Give it a go: Lifeboat spotting
Love lifeboats? Looking for a new challenge that will get you out and about? Then try lifeboat spotting. Anorak optional!
There are few things as impressive as seeing a lifeboat in action, out on a shout or taking part in a training exercise. So what better way to witness these fantastic lifesaving vessels than by taking up lifeboat spotting?
There are nine different classes currently on service across the UK and Ireland, so it’ll be a real challenge to spot them all. Let’s get some advice from an expert, Peter Woolhouse, Chair of the Lifeboat Enthusiasts’ Society.
Start with your nearest lifeboat station
With 238 lifeboat stations dotted around the coast and inland, chances are you are never too far away from a lifeboat station.
‘To discover which stations are near you, use the RNLI’s find my nearest feature,’ says Peter. ‘Simply enter in your location or postcode, and you’ll be presented with a handy map.’
Identify the lifeboats
Telling the difference between the classes of lifeboat can be a challenge, especially from a distance. The number on the side of the boat tells you a lifeboat’s class, but it’s not always visible. See your spotting card opposite for the numbers.
‘Most lifeboat stations have an information board outside, to help identify the lifeboat,’ explains Peter. ‘There may also be someone inside who can provide more information.
‘I find the volunteers are generally happy to talk, although if they’re in the middle of a job, they might not want to be interrupted.’
See them in action
To get the full experience, see the lifeboats in action. While you may be lucky enough to witness a lifeboat launching on a shout, you have a better chance if you go down to the station during a training exercise.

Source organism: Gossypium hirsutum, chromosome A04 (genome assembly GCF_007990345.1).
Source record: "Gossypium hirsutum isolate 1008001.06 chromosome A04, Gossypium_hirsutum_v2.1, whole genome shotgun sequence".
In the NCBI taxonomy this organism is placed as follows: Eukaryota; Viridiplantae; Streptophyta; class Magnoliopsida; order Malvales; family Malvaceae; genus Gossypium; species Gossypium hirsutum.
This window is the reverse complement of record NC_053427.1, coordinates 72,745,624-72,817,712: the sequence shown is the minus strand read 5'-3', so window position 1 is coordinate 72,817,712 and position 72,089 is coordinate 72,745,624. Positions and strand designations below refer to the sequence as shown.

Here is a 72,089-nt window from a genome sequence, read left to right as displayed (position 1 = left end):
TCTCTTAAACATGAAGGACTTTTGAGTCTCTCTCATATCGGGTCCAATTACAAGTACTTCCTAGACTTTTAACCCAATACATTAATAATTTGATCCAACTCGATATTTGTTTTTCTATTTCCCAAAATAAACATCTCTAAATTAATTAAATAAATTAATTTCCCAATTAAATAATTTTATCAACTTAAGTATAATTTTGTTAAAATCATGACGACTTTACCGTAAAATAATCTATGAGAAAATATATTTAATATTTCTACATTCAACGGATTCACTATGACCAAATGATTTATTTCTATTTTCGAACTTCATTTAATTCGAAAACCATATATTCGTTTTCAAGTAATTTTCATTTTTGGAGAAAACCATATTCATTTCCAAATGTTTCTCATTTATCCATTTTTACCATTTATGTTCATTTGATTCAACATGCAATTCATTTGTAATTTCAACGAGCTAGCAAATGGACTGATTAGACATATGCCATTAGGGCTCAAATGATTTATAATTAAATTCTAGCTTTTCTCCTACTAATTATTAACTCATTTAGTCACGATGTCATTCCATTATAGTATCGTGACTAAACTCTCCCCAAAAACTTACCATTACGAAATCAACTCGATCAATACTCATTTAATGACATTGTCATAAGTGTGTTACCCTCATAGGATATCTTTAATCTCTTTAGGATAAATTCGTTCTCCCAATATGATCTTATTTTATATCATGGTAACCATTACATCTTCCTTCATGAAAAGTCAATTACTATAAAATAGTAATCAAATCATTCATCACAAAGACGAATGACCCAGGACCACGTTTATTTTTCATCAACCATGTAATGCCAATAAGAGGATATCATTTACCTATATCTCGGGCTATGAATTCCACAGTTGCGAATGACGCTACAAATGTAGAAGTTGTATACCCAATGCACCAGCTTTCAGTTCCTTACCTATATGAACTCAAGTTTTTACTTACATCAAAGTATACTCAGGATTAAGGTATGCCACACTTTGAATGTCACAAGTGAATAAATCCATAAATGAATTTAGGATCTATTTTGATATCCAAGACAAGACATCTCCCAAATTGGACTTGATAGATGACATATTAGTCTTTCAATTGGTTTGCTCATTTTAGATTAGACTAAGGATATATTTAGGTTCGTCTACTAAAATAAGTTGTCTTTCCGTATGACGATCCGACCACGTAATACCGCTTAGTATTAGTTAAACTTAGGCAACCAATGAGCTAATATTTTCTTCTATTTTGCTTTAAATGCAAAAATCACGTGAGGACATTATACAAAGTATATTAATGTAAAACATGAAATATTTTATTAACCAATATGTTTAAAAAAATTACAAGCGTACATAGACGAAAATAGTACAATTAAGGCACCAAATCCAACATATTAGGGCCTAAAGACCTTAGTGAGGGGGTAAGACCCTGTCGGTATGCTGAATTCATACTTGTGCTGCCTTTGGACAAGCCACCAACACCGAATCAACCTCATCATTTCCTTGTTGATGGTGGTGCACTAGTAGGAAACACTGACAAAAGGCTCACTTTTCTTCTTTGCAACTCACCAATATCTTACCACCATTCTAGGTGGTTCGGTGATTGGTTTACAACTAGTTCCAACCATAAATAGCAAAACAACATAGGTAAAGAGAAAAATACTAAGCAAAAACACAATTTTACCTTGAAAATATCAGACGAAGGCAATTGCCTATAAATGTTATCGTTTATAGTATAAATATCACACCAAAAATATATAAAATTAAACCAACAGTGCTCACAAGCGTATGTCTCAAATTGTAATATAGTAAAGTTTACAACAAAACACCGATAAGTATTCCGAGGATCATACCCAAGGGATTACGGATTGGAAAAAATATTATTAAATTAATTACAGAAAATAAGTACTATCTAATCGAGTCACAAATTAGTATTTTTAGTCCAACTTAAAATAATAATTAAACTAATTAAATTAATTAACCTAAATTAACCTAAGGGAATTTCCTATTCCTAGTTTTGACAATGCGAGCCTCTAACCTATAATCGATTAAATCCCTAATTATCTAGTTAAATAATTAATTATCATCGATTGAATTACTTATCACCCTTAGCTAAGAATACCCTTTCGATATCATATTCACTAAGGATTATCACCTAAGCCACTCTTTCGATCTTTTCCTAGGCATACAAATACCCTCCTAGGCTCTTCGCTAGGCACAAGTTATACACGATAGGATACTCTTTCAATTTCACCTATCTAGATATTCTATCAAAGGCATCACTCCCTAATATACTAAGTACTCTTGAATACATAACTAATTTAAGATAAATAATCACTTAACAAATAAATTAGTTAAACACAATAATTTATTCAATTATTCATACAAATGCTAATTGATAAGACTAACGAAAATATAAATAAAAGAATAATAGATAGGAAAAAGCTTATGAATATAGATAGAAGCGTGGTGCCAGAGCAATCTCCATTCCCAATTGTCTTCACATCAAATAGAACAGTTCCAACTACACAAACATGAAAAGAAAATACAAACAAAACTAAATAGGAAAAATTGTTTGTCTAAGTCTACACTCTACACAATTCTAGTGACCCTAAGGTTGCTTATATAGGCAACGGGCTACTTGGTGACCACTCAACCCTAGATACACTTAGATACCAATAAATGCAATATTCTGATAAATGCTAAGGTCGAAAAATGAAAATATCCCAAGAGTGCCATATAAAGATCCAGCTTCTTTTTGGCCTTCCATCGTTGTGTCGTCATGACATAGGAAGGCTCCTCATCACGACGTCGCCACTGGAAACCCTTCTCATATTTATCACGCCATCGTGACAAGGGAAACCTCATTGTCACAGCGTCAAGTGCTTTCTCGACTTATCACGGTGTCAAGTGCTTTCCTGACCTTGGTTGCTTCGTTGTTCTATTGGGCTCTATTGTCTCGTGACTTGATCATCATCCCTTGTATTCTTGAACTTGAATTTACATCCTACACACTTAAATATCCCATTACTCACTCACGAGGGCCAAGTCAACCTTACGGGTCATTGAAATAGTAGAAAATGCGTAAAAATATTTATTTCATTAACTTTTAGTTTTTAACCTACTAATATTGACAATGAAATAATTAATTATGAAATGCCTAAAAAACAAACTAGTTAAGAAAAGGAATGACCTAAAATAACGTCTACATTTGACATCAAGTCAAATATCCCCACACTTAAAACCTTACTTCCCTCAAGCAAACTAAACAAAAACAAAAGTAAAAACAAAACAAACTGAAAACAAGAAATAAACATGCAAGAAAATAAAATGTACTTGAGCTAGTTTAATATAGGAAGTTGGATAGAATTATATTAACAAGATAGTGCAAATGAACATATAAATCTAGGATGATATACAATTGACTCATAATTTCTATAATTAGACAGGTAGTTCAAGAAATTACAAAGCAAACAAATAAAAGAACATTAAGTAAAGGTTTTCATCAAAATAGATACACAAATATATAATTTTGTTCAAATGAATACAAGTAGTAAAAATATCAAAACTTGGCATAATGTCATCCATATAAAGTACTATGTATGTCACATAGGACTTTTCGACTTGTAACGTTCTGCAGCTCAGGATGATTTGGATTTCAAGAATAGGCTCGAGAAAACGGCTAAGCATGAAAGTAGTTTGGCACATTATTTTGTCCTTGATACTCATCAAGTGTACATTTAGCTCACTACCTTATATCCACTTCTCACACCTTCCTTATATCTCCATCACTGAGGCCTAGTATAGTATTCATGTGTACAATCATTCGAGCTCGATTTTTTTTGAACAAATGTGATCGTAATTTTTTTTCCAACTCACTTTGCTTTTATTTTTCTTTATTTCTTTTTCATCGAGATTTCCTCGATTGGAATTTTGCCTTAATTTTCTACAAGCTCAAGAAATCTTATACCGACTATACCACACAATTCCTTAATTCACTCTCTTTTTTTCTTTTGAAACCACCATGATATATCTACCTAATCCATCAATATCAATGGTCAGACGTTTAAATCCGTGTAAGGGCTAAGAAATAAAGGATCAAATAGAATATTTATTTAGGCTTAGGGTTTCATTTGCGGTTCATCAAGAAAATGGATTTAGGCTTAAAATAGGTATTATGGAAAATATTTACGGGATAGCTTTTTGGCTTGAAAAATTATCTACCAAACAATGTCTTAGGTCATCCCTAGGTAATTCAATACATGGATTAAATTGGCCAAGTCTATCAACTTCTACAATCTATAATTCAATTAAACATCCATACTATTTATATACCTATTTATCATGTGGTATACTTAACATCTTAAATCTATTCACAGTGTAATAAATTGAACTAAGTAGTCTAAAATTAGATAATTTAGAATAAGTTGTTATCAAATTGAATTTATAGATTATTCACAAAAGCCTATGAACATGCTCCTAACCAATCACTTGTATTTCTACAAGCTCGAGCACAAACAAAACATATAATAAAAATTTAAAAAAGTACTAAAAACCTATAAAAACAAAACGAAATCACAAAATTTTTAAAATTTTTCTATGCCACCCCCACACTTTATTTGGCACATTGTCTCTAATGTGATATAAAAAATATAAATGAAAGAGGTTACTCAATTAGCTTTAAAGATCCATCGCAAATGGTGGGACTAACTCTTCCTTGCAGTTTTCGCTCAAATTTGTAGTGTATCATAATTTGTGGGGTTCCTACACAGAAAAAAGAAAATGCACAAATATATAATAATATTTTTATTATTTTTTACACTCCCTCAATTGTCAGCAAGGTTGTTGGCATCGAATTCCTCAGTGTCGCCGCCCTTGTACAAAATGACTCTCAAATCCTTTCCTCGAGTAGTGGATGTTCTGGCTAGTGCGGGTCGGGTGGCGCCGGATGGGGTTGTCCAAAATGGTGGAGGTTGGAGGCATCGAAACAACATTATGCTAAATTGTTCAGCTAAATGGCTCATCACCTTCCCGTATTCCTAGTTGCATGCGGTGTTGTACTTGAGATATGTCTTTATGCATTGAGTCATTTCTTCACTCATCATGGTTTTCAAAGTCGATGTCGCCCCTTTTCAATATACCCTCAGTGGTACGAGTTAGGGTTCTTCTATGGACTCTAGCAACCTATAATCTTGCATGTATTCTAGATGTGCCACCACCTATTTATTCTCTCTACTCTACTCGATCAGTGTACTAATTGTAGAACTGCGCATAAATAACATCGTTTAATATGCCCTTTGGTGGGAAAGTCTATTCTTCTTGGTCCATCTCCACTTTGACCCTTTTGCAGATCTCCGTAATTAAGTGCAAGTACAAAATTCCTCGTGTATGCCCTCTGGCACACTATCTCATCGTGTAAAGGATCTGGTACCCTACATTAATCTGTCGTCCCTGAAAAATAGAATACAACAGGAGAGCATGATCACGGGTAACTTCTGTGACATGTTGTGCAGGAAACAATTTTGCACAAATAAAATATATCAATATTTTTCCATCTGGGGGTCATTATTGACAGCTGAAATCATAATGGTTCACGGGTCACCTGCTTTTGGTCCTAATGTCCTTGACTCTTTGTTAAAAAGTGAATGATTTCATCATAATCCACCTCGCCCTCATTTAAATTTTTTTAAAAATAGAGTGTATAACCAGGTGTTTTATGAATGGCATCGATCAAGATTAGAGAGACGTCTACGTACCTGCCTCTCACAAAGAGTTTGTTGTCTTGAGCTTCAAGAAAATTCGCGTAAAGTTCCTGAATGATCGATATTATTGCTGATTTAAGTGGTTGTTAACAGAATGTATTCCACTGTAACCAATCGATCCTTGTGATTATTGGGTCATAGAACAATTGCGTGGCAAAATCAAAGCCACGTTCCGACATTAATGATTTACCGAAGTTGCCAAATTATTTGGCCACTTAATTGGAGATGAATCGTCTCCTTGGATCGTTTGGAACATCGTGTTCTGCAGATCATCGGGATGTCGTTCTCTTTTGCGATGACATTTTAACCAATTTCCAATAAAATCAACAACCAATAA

Check the station’s website or Facebook page to see if they have posted when they are next having an exercise or an open day. If you can’t find the information there, don’t be afraid to call or email and ask.
Take the spotter’s kit
You might want to bring some binoculars or a camera with a good zoom lens. You could also take pen and paper to make a note of the lifeboat’s name and number for further research.
Become an enthusiast
If spotting a few lifeboats stirs up something hitherto dormant inside, then maybe you were a lifeboat enthusiast all along and just didn’t realise it.
‘I became an RNLI Shoreline member in 1972 and it’s just gone on from there,’ recalls Peter. ‘I later joined my local fundraising branch and was involved with the Historic Lifeboat Collection in Chatham. When the founder of the Lifeboat Enthusiasts’ Society John Francis retired, I became chair.’
To find out more, go to lifeboatenthusiasts.com. You can order a handbook to help with your lifeboat spotting.
Make magical memories
‘Some years ago, a small group of volunteers from the Historic Lifeboat Collection at Chatham were visiting the north east of England,’ says Peter. ‘We were checking out of our hotel in Seahouses on the last morning when the lifeboat maroons went off! So we all dumped our luggage and hoofed it down to the harbour, to see the Mersey class lifeboat launch on service – the ultimate spotter’s experience.’
Hovercraft: You can spot RNLI hovercraft on service in Hoylake, Southend, Morecambe and Hunstanton.
E class: The largest of our inshore lifeboats can be found on the Thames. Spot them at Tower and Chiswick.
Rescue watercraft: More commonly seen on lifeguarded beaches, spot the rarer lifeboat versions at Enniskillen.
Historic lifeboats: For serious spotting, visit a lifeboat museum. Try the Henry Blogg Museum, Cromer, and the RNLI Historic Lifeboat Collection, Chatham.
To start your lifeboat spotting, find a station near you.